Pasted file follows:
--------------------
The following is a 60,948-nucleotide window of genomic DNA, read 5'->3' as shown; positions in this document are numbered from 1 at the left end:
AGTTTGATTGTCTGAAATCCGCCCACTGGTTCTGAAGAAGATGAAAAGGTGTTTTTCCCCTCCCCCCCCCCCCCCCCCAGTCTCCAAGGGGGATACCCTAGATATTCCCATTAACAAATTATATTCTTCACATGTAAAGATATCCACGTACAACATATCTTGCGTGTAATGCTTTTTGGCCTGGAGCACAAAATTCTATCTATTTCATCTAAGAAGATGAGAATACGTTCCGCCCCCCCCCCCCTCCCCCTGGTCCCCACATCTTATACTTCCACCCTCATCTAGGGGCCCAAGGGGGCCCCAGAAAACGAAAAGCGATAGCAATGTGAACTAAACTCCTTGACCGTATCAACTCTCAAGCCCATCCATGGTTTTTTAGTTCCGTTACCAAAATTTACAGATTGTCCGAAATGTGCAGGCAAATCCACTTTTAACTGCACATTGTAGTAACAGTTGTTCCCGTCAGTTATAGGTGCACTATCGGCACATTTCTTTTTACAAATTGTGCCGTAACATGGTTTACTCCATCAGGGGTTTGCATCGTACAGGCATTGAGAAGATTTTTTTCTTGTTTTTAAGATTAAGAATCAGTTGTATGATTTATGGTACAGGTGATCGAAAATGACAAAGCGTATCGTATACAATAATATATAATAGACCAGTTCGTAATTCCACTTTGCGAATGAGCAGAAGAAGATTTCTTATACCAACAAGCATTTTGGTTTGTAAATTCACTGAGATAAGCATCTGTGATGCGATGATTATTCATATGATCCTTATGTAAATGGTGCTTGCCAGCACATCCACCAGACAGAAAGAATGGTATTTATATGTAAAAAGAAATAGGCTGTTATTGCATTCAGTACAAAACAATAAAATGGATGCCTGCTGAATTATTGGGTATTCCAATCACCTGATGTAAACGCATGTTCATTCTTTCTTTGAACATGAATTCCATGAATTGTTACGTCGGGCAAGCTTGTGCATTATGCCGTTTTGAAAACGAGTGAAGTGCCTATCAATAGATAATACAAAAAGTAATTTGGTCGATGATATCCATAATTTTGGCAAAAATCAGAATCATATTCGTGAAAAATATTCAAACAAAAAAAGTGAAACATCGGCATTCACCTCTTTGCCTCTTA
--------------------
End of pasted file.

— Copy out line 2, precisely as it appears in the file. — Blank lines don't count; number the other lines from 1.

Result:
AGTTTGATTGTCTGAAATCCGCCCACTGGTTCTGAAGAAGATGAAAAGGTGTTTTTCCCCTCCCCCCCCCCCCCCCCCAGTCTCCAAGGGGGATACCCTAGATATTCCCATTAACAAATTATATTCTTCACATGTAAAGATATCCACGTACAACATATCTTGCGTGTAATGCTTTTTGGCCTGGAGCACAAAATTCTATCTATTTCATCTAAGAAGATGAGAATACGTTCCGCCCCCCCCCCCCTCCCCCTGGTCCCCACATCTTATACTTCCACCCTCATCTAGGGGCCCAAGGGGGCCCCAGAAAACGAAAAGCGATAGCAATGTGAACTAAACTCCTTGACCGTATCAACTCTCAAGCCCATCCATGGTTTTTTAGTTCCGTTACCAAAATTTACAGATTGTCCGAAATGTGCAGGCAAATCCACTTTTAACTGCACATTGTAGTAACAGTTGTTCCCGTCAGTTATAGGTGCACTATCGGCACATTTCTTTTTACAAATTGTGCCGTAACATGGTTTACTCCATCAGGGGTTTGCATCGTACAGGCATTGAGAAGATTTTTTTCTTGTTTTTAAGATTAAGAATCAGTTGTATGATTTATGGTACAGGTGATCGAAAATGACAAAGCGTATCGTATACAATAATATATAATAGACCAGTTCGTAATTCCACTTTGCGAATGAGCAGAAGAAGATTTCTTATACCAACAAGCATTTTGGTTTGTAAATTCACTGAGATAAGCATCTGTGATGCGATGATTATTCATATGATCCTTATGTAAATGGTGCTTGCCAGCACATCCACCAGACAGAAAGAATGGTATTTATATGTAAAAAGAAATAGGCTGTTATTGCATTCAGTACAAAACAATAAAATGGATGCCTGCTGAATTATTGGGTATTCCAATCACCTGATGTAAACGCATGTTCATTCTTTCTTTGAACATGAATTCCATGAATTGTTACGTCGGGCAAGCTTGTGCATTATGCCGTTTTGAAAACGAGTGAAGTGCCTATCAATAGATAATACAAAAAGTAATTTGGTCGATGATATCCATAATTTTGGCAAAAATCAGAATCATATTCGTGAAAAATATTCAAACAAAAAAAGTGAAACATCGGCATTCACCTCTTTGCCTCTTA